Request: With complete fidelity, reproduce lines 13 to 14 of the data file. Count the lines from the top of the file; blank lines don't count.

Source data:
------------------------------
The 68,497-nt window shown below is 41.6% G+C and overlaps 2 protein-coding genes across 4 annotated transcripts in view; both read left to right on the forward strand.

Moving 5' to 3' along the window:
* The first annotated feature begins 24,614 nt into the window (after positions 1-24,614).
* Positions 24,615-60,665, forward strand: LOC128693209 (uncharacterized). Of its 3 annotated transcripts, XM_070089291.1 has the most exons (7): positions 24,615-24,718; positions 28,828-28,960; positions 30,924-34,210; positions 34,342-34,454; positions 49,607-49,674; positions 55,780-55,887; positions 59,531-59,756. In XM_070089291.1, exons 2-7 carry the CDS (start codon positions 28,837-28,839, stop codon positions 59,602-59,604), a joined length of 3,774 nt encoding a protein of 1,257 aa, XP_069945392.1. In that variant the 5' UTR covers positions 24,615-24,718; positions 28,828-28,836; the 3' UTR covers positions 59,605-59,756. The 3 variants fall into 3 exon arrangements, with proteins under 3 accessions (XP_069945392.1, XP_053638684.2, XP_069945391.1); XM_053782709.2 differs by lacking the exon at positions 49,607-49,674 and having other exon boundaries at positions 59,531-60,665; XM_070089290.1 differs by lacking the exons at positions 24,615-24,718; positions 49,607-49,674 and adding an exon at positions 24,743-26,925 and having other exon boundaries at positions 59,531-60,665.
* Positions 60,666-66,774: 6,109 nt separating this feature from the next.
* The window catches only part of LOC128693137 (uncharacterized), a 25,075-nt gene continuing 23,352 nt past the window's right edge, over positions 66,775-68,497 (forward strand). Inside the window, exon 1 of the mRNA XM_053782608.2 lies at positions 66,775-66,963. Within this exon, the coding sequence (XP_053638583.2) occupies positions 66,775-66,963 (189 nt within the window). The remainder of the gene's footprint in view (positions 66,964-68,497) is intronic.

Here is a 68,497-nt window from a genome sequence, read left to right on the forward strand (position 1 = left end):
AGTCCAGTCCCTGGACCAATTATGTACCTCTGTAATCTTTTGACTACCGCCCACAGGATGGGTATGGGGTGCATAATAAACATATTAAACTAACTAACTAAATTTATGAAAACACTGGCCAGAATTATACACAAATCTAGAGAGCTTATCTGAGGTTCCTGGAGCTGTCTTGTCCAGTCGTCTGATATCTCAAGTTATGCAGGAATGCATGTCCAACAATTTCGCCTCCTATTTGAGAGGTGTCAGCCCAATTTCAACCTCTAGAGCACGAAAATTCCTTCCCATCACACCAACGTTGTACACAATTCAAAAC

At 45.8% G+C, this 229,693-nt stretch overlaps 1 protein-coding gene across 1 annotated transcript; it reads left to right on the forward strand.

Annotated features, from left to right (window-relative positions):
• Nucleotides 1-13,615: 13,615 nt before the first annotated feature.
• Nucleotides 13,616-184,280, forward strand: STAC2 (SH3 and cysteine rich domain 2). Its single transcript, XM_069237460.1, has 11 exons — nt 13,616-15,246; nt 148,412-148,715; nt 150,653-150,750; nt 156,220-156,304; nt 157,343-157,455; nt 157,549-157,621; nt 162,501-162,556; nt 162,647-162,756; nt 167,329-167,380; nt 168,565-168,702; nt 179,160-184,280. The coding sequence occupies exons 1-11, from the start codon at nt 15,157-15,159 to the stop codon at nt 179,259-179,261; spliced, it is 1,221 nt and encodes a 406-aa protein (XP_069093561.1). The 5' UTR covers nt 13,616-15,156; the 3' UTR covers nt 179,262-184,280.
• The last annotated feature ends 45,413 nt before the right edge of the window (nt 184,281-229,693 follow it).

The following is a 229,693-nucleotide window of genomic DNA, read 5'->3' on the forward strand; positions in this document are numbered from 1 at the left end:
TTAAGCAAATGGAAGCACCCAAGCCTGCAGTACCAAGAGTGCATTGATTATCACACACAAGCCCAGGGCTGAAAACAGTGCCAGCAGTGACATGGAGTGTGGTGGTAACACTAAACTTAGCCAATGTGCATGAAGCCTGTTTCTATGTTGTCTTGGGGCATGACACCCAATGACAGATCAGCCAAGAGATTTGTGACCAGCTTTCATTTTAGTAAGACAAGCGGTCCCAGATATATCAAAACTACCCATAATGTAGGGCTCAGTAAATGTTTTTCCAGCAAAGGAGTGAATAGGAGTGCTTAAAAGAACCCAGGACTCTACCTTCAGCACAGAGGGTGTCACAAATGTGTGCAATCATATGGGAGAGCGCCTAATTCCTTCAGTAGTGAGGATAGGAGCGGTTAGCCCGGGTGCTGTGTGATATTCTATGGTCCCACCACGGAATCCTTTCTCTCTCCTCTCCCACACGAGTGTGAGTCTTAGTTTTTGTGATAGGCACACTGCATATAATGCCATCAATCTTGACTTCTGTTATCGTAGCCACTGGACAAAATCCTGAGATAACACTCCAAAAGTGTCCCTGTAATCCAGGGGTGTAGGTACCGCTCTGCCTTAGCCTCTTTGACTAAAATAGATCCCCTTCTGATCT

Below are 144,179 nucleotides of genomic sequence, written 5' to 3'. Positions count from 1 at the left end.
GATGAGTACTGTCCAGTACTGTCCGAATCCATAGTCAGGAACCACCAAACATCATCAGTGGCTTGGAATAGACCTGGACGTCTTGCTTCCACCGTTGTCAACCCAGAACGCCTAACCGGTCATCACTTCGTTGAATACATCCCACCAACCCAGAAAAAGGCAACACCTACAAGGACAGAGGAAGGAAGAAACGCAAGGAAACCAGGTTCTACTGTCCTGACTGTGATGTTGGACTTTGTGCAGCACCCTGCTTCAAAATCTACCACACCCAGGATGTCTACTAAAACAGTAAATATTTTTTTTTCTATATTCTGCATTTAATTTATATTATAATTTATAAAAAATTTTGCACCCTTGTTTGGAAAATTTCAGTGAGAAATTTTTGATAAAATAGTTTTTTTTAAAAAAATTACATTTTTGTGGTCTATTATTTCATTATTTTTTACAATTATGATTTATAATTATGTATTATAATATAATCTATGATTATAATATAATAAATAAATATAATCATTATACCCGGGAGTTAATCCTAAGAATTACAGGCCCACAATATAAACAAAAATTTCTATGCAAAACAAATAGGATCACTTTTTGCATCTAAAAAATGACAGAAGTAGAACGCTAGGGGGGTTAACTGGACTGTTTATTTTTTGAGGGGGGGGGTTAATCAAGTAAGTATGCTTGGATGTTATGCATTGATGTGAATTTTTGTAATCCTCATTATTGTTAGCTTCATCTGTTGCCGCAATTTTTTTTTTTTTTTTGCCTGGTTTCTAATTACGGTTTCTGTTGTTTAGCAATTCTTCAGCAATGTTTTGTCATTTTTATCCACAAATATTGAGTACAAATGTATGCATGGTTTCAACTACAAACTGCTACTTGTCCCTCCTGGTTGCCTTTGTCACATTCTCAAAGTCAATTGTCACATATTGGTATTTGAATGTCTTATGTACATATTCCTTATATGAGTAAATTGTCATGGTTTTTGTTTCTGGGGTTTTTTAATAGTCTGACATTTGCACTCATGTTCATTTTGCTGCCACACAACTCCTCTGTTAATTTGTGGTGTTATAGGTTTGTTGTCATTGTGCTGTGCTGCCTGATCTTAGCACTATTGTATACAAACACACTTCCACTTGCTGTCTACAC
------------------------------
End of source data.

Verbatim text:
• The last annotated feature ends 45,413 nt before the right edge of the window (nt 184,281-229,693 follow it).

The following is a 229,693-nucleotide window of genomic DNA, read 5'->3' on the forward strand; positions in this document are numbered from 1 at the left end: